• What is the difference between a misdemeanor and a felony?

  • Felonies are more serious than misdemeanors. The range of punishment for felonies can range from probation to time in prison. Many felony convictions carry mandatory prison sentences. In Arizona, a conviction for first degree murder (the most serious felony) can result in a death sentence. A felony conviction can also result in the loss of certain civil rights. For instance, convicted felons lose their rights to vote, to hold public office, to possess firearms, and to serve as jurors.

  • Misdemeanors, although not as serious as felonies, can also carry serious penalties. The maximum possible punishment for a class 1 misdemeanor is six months and jail and a $2,500 fine. Some misdemeanors (DUI, for example) carry mandatory jail sentences. Mr. Darby handles all types of misdemeanor and felony matters.

  • What should I do if I�m arrested or questioned by the police?

  • You should remain silent except to request to call your lawyer. Although the police may seem like they are on your side or somehow sympathetic to your case, they have most likely already made up their mind to arrest you. Do not give them additional ammunition by attempting to talk your way out of trouble. In the event you are arrested, you should immediately ask to call a lawyer. Mr. Darby  is available 24 hours a day.

  • If I am arrested, do the police have to read me my rights?

  • No. The police are only required to read you your Miranda rights if you are taken into custody and interrogated. In other words, the police don�t have to read you your rights if they don�t plan on asking you questions. Currently, the United States Supreme Court has recently upheld this valuable constitutional right.  See: Miranda, What is it anyway?

  • If I am arrested, can I take my case to trial?

  • Yes. In Arizona, a person charged with any felony has the right to a trial by jury. Some misdemeanors (e.g., DUI, theft, and others) carry with them the right to a jury trial. Other misdemeanors only carry with them the right to a bench trial. In a bench trial, the judge, not a jury, renders the verdict. In all trials, the prosecution has the burden of proof. The prosecution has the burden of proving a defendant guilty beyond a reasonable doubt.  

  • If I am found guilty, will I go to jail?

  • It depends on the specific crime for which you are convicted. Arizona has some of the toughest sentencing laws in the country. Many crimes (e.g., DUI, some weapons charges, some sex offenses) carry mandatory prison sentences. If you are convicted of a crime that carries a mandatory prison sentence, the judge will have no choice but to sentence you to jail or prison. That is why any arrest is a very serious matter. Trust your freedom only to a highly qualified criminal defense practitioner.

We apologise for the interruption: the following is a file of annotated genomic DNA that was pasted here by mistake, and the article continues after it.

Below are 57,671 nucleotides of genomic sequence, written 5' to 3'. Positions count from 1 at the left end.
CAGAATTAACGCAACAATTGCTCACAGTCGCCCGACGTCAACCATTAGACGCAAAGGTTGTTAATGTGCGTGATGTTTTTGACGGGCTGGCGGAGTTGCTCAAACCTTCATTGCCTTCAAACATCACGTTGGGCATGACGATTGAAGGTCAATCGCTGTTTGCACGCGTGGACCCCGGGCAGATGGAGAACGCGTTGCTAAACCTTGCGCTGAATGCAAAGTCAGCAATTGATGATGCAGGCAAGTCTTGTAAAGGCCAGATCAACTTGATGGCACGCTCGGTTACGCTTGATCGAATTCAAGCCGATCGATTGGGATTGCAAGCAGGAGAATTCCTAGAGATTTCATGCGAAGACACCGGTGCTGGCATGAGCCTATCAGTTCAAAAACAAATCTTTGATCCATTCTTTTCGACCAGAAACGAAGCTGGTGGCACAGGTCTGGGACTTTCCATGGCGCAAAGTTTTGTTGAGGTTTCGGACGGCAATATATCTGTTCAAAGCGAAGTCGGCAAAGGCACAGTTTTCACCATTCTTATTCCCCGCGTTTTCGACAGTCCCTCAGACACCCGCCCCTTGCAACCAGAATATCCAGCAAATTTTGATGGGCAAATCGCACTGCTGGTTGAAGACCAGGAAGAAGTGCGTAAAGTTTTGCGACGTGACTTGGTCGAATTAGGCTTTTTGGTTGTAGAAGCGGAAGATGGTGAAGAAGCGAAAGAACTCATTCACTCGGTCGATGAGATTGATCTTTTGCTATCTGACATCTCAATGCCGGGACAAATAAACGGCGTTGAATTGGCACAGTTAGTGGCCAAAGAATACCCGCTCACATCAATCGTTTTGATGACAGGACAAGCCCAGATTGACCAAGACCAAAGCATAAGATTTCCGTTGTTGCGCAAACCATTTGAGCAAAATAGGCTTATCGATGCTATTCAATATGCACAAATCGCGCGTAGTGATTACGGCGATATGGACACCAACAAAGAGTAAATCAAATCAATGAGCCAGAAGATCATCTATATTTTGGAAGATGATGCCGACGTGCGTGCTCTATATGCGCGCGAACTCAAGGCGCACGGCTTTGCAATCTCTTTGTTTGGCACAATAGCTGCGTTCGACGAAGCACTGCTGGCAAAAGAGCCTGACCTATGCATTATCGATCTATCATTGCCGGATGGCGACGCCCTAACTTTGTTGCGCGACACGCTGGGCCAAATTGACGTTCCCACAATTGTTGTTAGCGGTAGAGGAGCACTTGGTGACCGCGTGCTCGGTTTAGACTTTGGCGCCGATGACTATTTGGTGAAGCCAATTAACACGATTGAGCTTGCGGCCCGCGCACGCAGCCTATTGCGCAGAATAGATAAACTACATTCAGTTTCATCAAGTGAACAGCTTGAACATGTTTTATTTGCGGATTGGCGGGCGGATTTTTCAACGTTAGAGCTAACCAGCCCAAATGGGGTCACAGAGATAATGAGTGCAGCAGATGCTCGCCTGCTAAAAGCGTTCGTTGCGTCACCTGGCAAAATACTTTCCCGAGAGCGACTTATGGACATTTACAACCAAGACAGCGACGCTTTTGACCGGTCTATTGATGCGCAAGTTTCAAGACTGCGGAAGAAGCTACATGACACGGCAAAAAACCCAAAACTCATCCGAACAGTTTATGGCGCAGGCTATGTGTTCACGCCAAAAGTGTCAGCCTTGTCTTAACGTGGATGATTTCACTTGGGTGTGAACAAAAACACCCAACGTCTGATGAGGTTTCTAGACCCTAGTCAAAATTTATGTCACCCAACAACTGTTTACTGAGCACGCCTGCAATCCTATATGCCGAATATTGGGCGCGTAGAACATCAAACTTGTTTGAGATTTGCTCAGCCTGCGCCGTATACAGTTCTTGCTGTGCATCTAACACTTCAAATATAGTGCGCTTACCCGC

• How do I find the right lawyer?

  • Many lawyers advertise themselves as criminal defense lawyers. The yellow pages are flooded with their advertisements. When you�ve been arrested, or are facing criminal charges, don�t trust your freedom to a lawyer just because he has the big ad or the catchy slogan.

  • You must sit down and talk with several attorneys.  You must be comfortable with what they are telling you.  You must be able to communicate with your attorney.  You attorney must be able to communicate with you.  Beware of attorneys making promises regarding an outcome in your case.  Beware of attorneys telling what they think you want to hear.  You must trust your attorney and the advice he is giving you.  The decisions you make in this regard may affect the rest of your life.

  • What questions should I ask before hiring a lawyer?

  • Ask the lawyer what percentage of their practice is devoted to criminal defense. Ask the lawyer how long they�ve been practicing law, and what percentage of their legal career has been devoted to criminal defense. Ask the lawyer what type of cases they have successfully handled. Ask the attorney if they will personally handle your case. Ask the attorney how accessible they will be. Ask the attorney whether they are available to meet on evenings or weekends. Ask the attorney whether they offer payment plans.

  • David Alan Darby is a highly qualified criminal defense attorney. Nearly 100 percent of his practice is devoted to criminal defense. He has been a lawyer for over ten years. All of that time has been devoted to criminal defense. Mr. Darby has successfully handled cases ranging from misdemeanor DUI to capital murder. He personally handles every aspect of your case and is available 24 hours a day. He is available for consultations on evenings and weekends and offers payment plans on some cases. Mr. Darby prides himself on the personal and specialized service he gives to each of his clients.

Copyright �  2006 Darby Law Office

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